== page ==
ADMITTANCE TO THE CITY OF ANGELS
Returning from Central America I made
the smallest jest at the passport station
and found myself in line C4. Three places
ahead stood a Latino—tall, late thirties
perhaps, crisp white clothes, Panama hat,
shepherding two large bags and a
He stood straight and still as they
emptied his bags mechanically,
two factory workers deconstructing, unfolding trousers,
uncoiling a belt, unrolling mated socks, tossing item after item
on the stilled conveyor belt.
He kept his hands in his pockets as they opened bottles and tubes
and poured and squeezed them empty into a bucket
that smelled at first like wheat fields.
He removed his hands from his pockets and hung them
as they opened every envelope and read each letter,
hefted, smelled, and felt the safety razor, hairbrush, and dental floss,
removed the back from a framed picture and separated the photo from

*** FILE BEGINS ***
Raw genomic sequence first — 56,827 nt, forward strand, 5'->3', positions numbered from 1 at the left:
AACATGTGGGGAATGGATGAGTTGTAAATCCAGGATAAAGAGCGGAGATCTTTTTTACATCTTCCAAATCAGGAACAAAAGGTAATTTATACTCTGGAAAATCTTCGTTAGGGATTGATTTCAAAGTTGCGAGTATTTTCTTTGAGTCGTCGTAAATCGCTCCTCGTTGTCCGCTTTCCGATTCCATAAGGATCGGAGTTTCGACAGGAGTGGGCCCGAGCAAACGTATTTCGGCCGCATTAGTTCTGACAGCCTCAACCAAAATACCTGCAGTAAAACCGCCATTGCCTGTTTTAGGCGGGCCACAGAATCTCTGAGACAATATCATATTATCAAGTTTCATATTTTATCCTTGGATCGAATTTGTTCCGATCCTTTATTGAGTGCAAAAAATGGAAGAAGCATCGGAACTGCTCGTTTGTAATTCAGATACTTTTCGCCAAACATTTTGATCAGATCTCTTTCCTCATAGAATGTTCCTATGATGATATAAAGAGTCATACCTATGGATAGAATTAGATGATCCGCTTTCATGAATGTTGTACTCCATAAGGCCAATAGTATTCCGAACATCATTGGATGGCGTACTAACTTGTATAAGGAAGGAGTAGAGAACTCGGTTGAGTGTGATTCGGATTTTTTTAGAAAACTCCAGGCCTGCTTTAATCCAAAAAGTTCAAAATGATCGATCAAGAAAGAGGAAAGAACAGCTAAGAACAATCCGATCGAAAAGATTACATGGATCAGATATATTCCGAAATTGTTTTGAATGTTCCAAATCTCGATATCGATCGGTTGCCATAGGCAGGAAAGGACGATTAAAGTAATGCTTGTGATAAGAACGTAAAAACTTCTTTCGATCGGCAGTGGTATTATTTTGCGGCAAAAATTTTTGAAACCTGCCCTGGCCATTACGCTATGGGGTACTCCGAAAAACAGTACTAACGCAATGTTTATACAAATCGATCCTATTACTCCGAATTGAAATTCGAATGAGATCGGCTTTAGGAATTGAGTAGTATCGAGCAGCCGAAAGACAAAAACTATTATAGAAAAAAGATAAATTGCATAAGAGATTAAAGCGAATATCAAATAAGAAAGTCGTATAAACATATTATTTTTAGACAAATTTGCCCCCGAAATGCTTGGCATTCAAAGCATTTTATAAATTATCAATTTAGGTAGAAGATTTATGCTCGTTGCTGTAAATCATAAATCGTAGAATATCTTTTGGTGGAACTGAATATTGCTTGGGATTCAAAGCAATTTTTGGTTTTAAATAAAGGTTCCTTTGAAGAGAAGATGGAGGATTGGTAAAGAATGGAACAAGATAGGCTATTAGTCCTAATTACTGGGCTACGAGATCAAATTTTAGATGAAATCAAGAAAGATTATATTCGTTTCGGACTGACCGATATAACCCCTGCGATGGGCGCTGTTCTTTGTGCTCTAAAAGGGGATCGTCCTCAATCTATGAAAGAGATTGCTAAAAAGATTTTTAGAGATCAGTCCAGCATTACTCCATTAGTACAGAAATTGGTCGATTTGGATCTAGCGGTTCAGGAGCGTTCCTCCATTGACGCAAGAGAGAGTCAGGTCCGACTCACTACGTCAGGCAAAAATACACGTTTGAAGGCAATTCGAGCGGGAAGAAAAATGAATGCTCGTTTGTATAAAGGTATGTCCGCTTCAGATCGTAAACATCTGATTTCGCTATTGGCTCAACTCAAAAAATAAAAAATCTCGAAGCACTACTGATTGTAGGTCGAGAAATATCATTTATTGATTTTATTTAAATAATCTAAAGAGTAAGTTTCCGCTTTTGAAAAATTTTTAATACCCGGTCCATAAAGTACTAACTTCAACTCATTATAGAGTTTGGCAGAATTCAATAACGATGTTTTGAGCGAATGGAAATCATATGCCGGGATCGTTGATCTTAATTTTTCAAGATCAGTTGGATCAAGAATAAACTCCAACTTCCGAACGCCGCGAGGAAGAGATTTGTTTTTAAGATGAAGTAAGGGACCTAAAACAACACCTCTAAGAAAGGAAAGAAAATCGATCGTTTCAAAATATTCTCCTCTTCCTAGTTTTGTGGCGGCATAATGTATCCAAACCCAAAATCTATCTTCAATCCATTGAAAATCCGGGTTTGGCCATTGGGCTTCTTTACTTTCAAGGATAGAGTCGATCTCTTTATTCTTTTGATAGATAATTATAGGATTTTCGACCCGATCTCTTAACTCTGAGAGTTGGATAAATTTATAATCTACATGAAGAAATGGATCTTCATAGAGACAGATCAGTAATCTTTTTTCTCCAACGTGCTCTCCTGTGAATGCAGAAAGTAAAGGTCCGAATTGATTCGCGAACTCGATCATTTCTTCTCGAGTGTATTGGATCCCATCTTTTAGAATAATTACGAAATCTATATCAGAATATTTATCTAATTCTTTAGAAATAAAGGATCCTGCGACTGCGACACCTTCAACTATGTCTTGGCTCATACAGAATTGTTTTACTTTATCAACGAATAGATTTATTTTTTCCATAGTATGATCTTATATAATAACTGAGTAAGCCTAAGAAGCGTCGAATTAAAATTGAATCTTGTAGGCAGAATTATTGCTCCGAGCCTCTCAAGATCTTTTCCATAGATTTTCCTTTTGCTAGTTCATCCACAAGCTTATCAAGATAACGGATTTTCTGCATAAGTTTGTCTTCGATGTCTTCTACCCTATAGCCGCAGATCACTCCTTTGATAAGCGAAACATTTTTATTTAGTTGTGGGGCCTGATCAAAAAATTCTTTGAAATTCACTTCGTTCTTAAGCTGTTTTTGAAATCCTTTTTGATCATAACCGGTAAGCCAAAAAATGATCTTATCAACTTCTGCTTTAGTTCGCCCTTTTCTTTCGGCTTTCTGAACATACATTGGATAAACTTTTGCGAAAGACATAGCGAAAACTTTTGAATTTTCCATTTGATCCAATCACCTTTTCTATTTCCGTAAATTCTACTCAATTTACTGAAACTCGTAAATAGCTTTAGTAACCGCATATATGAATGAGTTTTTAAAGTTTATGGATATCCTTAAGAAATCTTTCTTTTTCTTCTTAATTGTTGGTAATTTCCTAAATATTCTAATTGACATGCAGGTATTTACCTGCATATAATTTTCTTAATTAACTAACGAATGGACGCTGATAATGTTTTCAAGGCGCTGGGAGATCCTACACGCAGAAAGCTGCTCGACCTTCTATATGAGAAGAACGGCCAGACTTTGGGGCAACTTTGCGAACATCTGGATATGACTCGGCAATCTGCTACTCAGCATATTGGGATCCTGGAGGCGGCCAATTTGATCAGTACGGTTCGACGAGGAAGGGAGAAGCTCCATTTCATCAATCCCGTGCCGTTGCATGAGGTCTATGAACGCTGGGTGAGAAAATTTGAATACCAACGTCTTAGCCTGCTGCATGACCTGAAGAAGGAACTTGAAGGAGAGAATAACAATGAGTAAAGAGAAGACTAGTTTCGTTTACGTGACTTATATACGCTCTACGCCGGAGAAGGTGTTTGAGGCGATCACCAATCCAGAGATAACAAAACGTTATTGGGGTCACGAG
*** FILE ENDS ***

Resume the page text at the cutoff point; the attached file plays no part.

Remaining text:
its backing, tapped the heels of tall black boots, unscrewed the barrel
of a gold fountain pen, dropping each item
onto the growing heap.
They spoke, and he removed his hat. They slit the hatband
neatly as surgeons. I saw him breathe in
when they cut the cord that held the large hammock,
pulling the ornate poles from the grip
of knotted white loops, leaving them stretched and dangling,
close-parentheses in a tight row.
They pried off the ends of the poles and peered inside,
tilting them like telescopes toward the fluorescent lights above.
The agents closed the line and went away with the man
for half an hour. The rest of us waited, assembling our faces into
nothing. He was buttoning his white shirt as they returned.
After the agents turned to the next person in line, the man labored
to assemble the hammock but gave up, wrapping the pieces
in the stretched body. He worked over his clothes, moving
his large hands through the wrinkled heap of shirts,
pants, envelopes, camera, underwear. Just before I was called
I saw him wrap a belt around his hand and jab it into the solar plexus
of his bathrobe. He stood a moment, hand buried, then went on,
folding a towel, blue with a white monogram.
One Reply to “Not Angels: 44th Post”
Exposing the banality of evil. Well written. Well done. Welcome back.